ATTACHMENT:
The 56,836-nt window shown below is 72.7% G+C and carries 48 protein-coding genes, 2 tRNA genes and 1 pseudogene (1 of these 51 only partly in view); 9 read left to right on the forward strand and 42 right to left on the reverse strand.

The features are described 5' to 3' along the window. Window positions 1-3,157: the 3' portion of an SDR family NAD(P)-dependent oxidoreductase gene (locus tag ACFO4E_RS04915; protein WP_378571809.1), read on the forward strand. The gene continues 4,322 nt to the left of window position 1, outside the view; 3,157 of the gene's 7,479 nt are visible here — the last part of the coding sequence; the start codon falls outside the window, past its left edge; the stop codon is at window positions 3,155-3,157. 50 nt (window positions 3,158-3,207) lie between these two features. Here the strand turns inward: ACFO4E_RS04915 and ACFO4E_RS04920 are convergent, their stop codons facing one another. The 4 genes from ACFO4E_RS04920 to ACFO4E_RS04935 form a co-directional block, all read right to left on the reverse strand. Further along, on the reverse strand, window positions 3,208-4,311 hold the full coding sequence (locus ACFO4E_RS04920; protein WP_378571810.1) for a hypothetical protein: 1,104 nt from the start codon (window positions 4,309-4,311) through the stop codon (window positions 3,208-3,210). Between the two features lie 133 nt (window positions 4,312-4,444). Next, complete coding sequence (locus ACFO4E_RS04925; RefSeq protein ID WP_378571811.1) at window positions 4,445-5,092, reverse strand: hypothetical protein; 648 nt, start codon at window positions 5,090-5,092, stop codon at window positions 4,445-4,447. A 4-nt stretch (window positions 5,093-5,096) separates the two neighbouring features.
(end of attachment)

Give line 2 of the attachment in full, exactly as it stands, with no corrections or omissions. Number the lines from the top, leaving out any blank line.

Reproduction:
The features are described 5' to 3' along the window. Window positions 1-3,157: the 3' portion of an SDR family NAD(P)-dependent oxidoreductase gene (locus tag ACFO4E_RS04915; protein WP_378571809.1), read on the forward strand. The gene continues 4,322 nt to the left of window position 1, outside the view; 3,157 of the gene's 7,479 nt are visible here — the last part of the coding sequence; the start codon falls outside the window, past its left edge; the stop codon is at window positions 3,155-3,157. 50 nt (window positions 3,158-3,207) lie between these two features. Here the strand turns inward: ACFO4E_RS04915 and ACFO4E_RS04920 are convergent, their stop codons facing one another. The 4 genes from ACFO4E_RS04920 to ACFO4E_RS04935 form a co-directional block, all read right to left on the reverse strand. Further along, on the reverse strand, window positions 3,208-4,311 hold the full coding sequence (locus ACFO4E_RS04920; protein WP_378571810.1) for a hypothetical protein: 1,104 nt from the start codon (window positions 4,309-4,311) through the stop codon (window positions 3,208-3,210). Between the two features lie 133 nt (window positions 4,312-4,444). Next, complete coding sequence (locus ACFO4E_RS04925; RefSeq protein ID WP_378571811.1) at window positions 4,445-5,092, reverse strand: hypothetical protein; 648 nt, start codon at window positions 5,090-5,092, stop codon at window positions 4,445-4,447. A 4-nt stretch (window positions 5,093-5,096) separates the two neighbouring features.